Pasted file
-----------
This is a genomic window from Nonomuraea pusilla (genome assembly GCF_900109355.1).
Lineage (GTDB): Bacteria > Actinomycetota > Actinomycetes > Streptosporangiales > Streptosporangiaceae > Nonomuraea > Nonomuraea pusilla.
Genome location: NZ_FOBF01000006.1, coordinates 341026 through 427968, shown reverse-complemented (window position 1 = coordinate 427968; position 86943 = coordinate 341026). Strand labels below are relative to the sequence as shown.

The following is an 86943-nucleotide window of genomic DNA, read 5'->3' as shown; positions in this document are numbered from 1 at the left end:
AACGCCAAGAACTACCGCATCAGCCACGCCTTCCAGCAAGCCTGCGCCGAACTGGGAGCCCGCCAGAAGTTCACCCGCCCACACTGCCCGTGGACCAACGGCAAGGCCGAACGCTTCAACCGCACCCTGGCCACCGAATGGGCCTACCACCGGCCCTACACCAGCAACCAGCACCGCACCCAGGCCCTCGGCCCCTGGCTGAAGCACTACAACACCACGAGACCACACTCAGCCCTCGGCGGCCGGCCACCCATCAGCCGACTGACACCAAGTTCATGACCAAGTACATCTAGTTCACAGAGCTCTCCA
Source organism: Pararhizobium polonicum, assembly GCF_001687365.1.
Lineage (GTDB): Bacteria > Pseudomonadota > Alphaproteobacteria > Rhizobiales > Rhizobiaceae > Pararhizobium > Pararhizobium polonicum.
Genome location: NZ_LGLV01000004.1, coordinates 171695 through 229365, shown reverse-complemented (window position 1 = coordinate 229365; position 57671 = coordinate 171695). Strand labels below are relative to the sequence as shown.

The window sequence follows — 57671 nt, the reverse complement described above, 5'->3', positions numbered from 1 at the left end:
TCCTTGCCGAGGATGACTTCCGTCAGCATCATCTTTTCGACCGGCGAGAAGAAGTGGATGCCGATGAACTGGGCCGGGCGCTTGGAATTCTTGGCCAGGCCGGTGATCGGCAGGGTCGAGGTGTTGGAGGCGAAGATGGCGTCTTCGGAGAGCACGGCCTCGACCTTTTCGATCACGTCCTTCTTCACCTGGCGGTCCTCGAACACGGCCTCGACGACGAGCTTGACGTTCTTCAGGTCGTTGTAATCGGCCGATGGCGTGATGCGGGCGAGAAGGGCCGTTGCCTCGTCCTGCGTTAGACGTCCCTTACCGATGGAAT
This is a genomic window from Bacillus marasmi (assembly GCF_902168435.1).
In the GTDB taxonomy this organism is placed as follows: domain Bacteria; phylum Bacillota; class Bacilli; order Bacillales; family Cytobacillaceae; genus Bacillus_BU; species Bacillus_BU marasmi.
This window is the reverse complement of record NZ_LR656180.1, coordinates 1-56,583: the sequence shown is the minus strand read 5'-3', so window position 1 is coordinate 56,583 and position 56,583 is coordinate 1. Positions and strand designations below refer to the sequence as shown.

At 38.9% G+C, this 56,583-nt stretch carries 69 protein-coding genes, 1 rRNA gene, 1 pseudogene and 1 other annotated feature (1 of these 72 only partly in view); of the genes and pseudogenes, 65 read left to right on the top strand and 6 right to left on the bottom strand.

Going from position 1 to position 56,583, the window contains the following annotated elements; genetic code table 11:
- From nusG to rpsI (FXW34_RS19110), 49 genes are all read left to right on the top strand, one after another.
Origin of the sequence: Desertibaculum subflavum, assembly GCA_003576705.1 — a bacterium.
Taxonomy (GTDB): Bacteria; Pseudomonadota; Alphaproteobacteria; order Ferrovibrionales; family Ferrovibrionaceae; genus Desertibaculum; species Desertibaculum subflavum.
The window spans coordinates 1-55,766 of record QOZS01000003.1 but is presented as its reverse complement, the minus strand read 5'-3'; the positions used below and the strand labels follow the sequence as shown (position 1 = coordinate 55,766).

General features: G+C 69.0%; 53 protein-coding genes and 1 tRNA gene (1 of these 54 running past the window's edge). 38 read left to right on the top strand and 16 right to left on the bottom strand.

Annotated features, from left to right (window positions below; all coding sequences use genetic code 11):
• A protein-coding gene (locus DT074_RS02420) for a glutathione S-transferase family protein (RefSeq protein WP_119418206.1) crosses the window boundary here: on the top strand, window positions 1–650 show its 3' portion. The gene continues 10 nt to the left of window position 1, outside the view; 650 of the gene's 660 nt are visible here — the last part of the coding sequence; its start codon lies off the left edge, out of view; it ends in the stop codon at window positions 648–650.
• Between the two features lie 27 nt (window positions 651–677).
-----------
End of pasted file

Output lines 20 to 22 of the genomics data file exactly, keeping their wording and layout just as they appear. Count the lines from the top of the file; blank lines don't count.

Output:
General features: G+C 69.0%; 53 protein-coding genes and 1 tRNA gene (1 of these 54 running past the window's edge). 38 read left to right on the top strand and 16 right to left on the bottom strand.

Annotated features, from left to right (window positions below; all coding sequences use genetic code 11):
• A protein-coding gene (locus DT074_RS02420) for a glutathione S-transferase family protein (RefSeq protein WP_119418206.1) crosses the window boundary here: on the top strand, window positions 1–650 show its 3' portion. The gene continues 10 nt to the left of window position 1, outside the view; 650 of the gene's 660 nt are visible here — the last part of the coding sequence; its start codon lies off the left edge, out of view; it ends in the stop codon at window positions 648–650.